When you think about preschool, you might conjure images of children playing games and creating crafts with classmates. Now that your own child is ready to enter pre-k, you may wonder what exactly she’ll be learning in between the games, snacks, and naps.
While pre-k may seem like mostly fun and games, pre-k teachers actually prepare your child for a lifetime of learning. They use games and activities as tools to encourage growth in the five domains of school readiness, as determined by the National School Readiness Initiative: language development, cognition and general knowledge, social and emotional maturity, approaches to learning, and physical development.
In preschool, your child’s vocabulary and language skills will develop and grow through everyday conversations with teachers and classmates. She will also receive formal language instruction from her teacher. Though she may not be learning to read just yet, your child will learn to recognize written language and learn phonological skills, such as recognizing rhyming words, listening for syllables, matching sounds, and basic letter recognition.
Cognition and general knowledge include your child’s thinking and reasoning, understanding how the physical and social worlds work, as well as his memory and problem-solving skills. Development in these domains take place through interactions with other people and with the surrounding world.
These skills are also taught formally in pre-kindergarten through basics like numbers and counting, measurement, and recognizing and describing shapes, objects, spatial relationships, and patterns.
In pre-kindergarten, your child will spend most of the day working together with his peers for the first time. From this interaction, he will learn how to get along with others, resolve conflicts, and practice social skills, such as sharing and taking turns.
Your child will gain emotional maturity in pre-k as he learns how to express his feelings to his teacher and classmates. Emotional maturity is essential to your child’s school experiences. Research shows that emotionally-mature students perform better throughout their academic years.
In their first year of school, children discover how education works and learn to think of themselves as students. Through play and activities, your child’s teacher will encourage him to develop traits that will be beneficial, such as curiosity, initiative, and persistence. He will learn to follow directions, to work as part of a group, and to tackle challenging tasks without giving up.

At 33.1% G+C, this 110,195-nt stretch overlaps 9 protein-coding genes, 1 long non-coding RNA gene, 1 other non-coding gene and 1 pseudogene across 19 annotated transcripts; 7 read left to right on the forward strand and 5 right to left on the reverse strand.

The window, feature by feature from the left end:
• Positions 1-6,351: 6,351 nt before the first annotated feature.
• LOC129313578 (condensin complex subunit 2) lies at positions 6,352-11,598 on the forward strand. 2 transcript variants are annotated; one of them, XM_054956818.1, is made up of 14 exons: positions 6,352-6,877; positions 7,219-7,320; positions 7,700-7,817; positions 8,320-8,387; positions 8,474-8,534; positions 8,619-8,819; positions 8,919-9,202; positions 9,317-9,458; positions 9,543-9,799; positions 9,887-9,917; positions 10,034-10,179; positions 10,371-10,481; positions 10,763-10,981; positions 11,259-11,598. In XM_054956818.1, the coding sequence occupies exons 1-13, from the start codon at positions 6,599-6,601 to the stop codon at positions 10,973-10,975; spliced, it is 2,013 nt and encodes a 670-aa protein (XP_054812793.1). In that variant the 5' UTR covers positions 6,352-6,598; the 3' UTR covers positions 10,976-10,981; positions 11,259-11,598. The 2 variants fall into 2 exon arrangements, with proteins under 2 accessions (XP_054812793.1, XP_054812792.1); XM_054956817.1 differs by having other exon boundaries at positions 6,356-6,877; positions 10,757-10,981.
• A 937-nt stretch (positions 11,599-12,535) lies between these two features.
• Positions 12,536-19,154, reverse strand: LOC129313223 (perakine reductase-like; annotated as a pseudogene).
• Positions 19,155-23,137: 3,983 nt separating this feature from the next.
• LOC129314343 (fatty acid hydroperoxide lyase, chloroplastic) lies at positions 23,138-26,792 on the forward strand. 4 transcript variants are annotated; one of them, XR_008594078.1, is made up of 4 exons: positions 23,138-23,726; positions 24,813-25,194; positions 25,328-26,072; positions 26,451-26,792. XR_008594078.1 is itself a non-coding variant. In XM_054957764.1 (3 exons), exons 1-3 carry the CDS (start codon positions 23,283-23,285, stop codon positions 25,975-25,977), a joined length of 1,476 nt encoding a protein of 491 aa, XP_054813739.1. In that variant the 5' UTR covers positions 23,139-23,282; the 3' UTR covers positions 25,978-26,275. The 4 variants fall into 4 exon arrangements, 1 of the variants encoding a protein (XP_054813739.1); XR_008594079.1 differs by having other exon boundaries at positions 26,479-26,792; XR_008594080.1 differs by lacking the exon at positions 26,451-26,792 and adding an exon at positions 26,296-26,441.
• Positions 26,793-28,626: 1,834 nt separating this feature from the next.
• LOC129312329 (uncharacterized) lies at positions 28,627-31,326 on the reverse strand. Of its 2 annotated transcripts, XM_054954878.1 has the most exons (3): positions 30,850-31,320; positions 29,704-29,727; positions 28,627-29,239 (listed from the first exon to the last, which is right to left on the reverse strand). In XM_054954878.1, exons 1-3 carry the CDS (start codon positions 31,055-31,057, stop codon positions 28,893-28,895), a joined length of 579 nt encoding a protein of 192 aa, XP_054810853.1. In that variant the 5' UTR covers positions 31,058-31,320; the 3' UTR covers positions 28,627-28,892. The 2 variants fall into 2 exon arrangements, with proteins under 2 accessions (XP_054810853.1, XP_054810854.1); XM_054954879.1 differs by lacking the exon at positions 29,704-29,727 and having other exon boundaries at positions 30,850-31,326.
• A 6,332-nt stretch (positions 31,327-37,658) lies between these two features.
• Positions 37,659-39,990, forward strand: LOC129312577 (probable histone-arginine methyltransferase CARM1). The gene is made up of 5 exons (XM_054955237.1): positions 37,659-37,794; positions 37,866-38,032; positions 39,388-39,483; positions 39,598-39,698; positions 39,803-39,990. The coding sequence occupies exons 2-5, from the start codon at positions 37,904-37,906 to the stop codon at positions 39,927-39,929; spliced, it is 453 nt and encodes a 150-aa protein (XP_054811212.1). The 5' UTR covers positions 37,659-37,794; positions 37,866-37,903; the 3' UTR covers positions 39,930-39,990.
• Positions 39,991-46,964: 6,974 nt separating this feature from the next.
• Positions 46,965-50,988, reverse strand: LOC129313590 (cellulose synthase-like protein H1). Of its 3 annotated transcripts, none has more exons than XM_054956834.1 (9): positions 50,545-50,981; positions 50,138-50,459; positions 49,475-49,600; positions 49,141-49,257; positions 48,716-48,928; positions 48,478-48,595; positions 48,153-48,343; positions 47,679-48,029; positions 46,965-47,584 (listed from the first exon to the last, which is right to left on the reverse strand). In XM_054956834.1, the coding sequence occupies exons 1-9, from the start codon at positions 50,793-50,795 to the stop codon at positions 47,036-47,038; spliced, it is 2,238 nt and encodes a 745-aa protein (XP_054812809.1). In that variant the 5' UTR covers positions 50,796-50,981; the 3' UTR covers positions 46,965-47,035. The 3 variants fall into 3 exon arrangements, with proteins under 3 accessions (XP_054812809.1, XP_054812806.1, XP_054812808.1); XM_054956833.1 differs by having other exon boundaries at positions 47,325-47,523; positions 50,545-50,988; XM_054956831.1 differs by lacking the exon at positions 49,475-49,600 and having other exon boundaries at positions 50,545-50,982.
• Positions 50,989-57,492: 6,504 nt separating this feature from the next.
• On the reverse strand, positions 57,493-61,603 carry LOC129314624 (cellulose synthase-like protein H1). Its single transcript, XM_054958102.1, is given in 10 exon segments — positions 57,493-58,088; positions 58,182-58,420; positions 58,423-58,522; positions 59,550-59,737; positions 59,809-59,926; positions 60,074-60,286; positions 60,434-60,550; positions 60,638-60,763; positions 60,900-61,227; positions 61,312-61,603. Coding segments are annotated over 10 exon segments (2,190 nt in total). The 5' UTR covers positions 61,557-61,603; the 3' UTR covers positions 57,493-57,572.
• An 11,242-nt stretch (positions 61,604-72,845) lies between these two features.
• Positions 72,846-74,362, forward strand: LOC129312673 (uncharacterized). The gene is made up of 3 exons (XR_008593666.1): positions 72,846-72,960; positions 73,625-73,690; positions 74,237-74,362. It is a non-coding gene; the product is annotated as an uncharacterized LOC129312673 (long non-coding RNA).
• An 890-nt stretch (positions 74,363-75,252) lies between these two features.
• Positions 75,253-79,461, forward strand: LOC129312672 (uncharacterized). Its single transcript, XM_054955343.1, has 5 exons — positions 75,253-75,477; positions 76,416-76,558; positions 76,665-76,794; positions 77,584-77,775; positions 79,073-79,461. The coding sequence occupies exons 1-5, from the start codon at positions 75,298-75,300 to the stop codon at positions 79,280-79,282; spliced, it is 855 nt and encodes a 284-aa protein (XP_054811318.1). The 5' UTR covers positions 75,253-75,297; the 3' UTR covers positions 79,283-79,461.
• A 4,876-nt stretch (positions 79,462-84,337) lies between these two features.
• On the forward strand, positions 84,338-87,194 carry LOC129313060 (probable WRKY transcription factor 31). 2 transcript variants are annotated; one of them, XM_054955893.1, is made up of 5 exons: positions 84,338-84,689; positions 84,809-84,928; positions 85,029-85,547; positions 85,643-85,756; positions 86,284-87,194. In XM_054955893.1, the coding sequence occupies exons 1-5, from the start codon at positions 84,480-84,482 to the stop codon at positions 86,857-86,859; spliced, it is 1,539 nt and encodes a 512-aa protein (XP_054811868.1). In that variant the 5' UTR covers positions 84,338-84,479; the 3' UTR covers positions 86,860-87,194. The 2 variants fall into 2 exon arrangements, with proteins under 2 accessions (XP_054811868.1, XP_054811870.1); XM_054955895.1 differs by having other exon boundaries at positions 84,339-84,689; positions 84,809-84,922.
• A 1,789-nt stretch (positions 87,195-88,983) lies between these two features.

Your child’s education is focused not only on her cognitive and emotional development, but on physical development as well.
Physical activities in pre-k are focused on both gross (large) motor skills and fine (small) motor skills. For gross motor skills, your child may play simple sports or games with her classmates. To encourage fine motor skill development, your child may participate in crafts, drawing, coloring, and other activities. She will develop her abilities to use scissors to cut along a line, pick up small objects, assemble puzzles, copy shapes, and stack objects.
Pre-kindergarten is a time of growing and learning for your child, and by cultivating these skills in him or her, your son or daughter will achieve the ultimate goal of any pre-k program: being ready for the challenges of kindergarten the following year.
If you are looking for some books you and your child can read together about starting school, check out some of our suggestions: 7 Books to Read to Your Child About Preschool
Domain 7: Approaches to Learning. (n.d.). Retrieved from Headstart
Ford, K. (2010). 8 Strategies for Preschool ELLs' Language and Literacy Development. Retrieved from Colorin Colorado
News You Can Use: Foundations of School Readiness: Cognition and General Knowledge. (2013). Retrieved from Head Start
Nurturing Your Child's Emotional Development: Preschool through Adolescence. (n.d.). Retrieved from The University of Alabama
Reinsberg, K. (n.d.). What is Social-Emotional Development? Retrieved from AbilityPath.org
Stanberry, K. (n.d.). Understanding Language Development in Preschoolers. Retrieved from Get Ready to Read
Stanberry, K. (n.d.). Understanding Physical Development in Preschoolers. Retrieved from Get Ready to Read
What Kids Learn in Preschool. (n.d.). Retrieved from PBS